Seda: Visiting Ho Chi Minh Mausoleum in Hanoi requires an early start to the day which is something we haven’t been that familiar with for the last four months.
It is a military protected area and all very strict and orderly. Our actual sight of the mausoleum was very brief. We walked in a queue of hundreds of people, and the flow of which has seen us in and out in about 15 seconds. There are conflicting views about the body of Ho Chi Minh lying there. Apparently the government claims that it is his actual preserved body that’s displayed there. Most people however don’t believe that it was even possible to do that back in 1969. Unfortunately, we are not able to ask your opinion on that as we weren’t allowed to take any photos. But let us say that our opinion is more towards the latter as his body did look like an immaculate wax work.
From the mausoleum we made our way to the Ho Chi Minh Museum. As a part of a helpful scheme, university students volunteer to offer free guidance to tourists which helps them to practise their English and helps us have a more personalised tour. Our guide Nu gave us loads of helpful info but if we did ask questions, she’d struggle a little bit. We tried to be helpful to her somehow.
All the walking around was quite tiring so we stopped at one of the coffee shops by the narrow railway. This is an incredibly narrow stretch of railway called “Train Street” with cafes on each side for curious spectators to take photos of the train which comes quite rarely to be honest. Looking at the times written on a black board, we knew we had no chance but were thirsty and sat down anyway. Andy was enjoying his “Hanoi” beer which costs less than a pound when suddenly we heard a horn, than another one as all the people around us stood up with their cameras at hand. Unbelieving, we stood up as well and that’s when we saw the approaching train. Let us tell you that it was amazing. A train has never looked that enormous to me as we stood at the side of this very small track. Andy of course was loving it.
Another must visit site in Hanoi is the Imperial Citadel of Thang Long which is a UNESCO World Heritage Site. The complex of historic imperial buildings contain many artefacts and items dating back to between the 6th and 20th centuries. Of course the gardens were amazing and we really did admire the hedge map of Vietnam.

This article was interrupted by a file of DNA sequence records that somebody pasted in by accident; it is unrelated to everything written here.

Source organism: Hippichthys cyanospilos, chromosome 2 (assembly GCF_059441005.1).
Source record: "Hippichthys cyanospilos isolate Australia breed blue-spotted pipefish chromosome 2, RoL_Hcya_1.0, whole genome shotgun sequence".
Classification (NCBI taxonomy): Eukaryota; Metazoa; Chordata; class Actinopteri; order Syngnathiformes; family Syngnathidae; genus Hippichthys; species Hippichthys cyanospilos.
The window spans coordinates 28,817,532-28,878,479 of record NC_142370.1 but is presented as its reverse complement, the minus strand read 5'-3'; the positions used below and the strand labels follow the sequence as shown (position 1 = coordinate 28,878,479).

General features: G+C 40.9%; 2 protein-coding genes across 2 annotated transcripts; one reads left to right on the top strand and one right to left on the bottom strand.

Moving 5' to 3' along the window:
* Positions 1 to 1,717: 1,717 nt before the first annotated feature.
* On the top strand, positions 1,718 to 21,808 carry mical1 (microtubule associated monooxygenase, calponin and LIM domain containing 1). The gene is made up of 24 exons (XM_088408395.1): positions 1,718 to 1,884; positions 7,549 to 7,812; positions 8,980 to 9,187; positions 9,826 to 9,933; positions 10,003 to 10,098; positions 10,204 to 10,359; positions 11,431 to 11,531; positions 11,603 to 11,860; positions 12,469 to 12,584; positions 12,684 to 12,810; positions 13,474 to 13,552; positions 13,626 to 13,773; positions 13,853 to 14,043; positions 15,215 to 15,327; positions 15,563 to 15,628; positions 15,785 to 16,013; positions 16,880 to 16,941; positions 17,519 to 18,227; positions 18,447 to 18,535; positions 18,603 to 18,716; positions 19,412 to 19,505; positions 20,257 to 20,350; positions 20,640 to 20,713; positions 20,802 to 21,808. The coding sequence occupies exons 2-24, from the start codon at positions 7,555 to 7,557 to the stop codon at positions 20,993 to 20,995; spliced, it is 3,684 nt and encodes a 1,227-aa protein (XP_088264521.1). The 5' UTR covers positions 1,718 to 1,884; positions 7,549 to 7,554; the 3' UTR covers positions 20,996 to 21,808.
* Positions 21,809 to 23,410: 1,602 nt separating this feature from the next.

Andy: A curious drink I tried a few times, and came to love is the strange sounding sweet egg with coffee or Milo. There was a place making these drinks along the same street as our hostel, and so we called in a few times. Seda would always have a mixed fruit bowl which was lovely, and you would think a healthy option, until we saw it smothered with coconut cream and condensed milk! The sweet egg drink is simply 2 or 3 egg yolks cracked into a glass and whisked for 5 minutes until creamy. Then the milo (chocolate powder) or coffee syrup is added. It’s slightly warm, but I loved it. Now, where’s that insulin?!
A place we’d seen pretty much every day we were in Hanoi was a temple on a small island in a city centre lake. We just hadn’t got around to paying it a visit until one of our last days. You reach it by way of a beautiful bridge across the water, but it was rather small and extremely crowded. This probably had something to do with the lead up to the Independence Day celebrations though.
We had a chance to try two more beef dishes before leaving Hanoi and they did not disappoint. The stir fry dish had the most delicious beef and veg, and the braised meat in the wine sauce was falling off the bone, yummy!
We will be back to Vietnam soon as there is more of this great country to see. Meanwhile, we are heading towards Seoul, South Korea. Sometimes, the visas and flight prices have more of a say on our destinations than our intentions.